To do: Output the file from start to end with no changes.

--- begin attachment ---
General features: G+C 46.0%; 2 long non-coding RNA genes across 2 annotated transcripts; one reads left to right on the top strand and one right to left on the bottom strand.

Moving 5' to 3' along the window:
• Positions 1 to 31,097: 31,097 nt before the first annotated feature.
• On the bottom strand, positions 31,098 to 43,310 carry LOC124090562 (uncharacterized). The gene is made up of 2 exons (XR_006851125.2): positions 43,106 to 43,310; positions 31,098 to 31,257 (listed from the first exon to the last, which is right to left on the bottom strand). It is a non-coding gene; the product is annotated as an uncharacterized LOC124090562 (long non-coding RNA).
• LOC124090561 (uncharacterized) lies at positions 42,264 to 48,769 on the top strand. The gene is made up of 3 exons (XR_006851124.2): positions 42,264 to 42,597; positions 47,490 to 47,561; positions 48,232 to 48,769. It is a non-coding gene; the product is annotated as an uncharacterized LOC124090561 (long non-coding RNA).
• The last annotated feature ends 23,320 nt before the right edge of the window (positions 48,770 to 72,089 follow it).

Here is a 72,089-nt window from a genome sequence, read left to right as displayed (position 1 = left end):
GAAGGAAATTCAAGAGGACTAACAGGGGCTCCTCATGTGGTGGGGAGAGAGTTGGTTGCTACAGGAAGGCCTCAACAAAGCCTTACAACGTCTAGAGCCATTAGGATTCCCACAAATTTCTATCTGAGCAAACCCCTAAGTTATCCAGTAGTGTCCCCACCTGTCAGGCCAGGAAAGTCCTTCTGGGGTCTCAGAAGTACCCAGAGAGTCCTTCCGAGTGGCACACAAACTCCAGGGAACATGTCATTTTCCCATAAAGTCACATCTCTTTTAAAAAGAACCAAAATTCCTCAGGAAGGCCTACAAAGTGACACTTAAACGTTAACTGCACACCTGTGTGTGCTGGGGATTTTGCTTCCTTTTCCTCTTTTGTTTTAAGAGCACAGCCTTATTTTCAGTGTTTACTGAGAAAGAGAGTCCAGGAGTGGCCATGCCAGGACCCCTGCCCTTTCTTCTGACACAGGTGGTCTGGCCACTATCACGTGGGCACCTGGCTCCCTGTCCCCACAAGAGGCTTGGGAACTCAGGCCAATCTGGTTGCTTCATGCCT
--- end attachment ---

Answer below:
General features: G+C 46.0%; 2 long non-coding RNA genes across 2 annotated transcripts; one reads left to right on the top strand and one right to left on the bottom strand.

Moving 5' to 3' along the window:
• Positions 1 to 31,097: 31,097 nt before the first annotated feature.
• On the bottom strand, positions 31,098 to 43,310 carry LOC124090562 (uncharacterized). The gene is made up of 2 exons (XR_006851125.2): positions 43,106 to 43,310; positions 31,098 to 31,257 (listed from the first exon to the last, which is right to left on the bottom strand). It is a non-coding gene; the product is annotated as an uncharacterized LOC124090562 (long non-coding RNA).
• LOC124090561 (uncharacterized) lies at positions 42,264 to 48,769 on the top strand. The gene is made up of 3 exons (XR_006851124.2): positions 42,264 to 42,597; positions 47,490 to 47,561; positions 48,232 to 48,769. It is a non-coding gene; the product is annotated as an uncharacterized LOC124090561 (long non-coding RNA).
• The last annotated feature ends 23,320 nt before the right edge of the window (positions 48,770 to 72,089 follow it).

Here is a 72,089-nt window from a genome sequence, read left to right as displayed (position 1 = left end):
GAAGGAAATTCAAGAGGACTAACAGGGGCTCCTCATGTGGTGGGGAGAGAGTTGGTTGCTACAGGAAGGCCTCAACAAAGCCTTACAACGTCTAGAGCCATTAGGATTCCCACAAATTTCTATCTGAGCAAACCCCTAAGTTATCCAGTAGTGTCCCCACCTGTCAGGCCAGGAAAGTCCTTCTGGGGTCTCAGAAGTACCCAGAGAGTCCTTCCGAGTGGCACACAAACTCCAGGGAACATGTCATTTTCCCATAAAGTCACATCTCTTTTAAAAAGAACCAAAATTCCTCAGGAAGGCCTACAAAGTGACACTTAAACGTTAACTGCACACCTGTGTGTGCTGGGGATTTTGCTTCCTTTTCCTCTTTTGTTTTAAGAGCACAGCCTTATTTTCAGTGTTTACTGAGAAAGAGAGTCCAGGAGTGGCCATGCCAGGACCCCTGCCCTTTCTTCTGACACAGGTGGTCTGGCCACTATCACGTGGGCACCTGGCTCCCTGTCCCCACAAGAGGCTTGGGAACTCAGGCCAATCTGGTTGCTTCATGCCT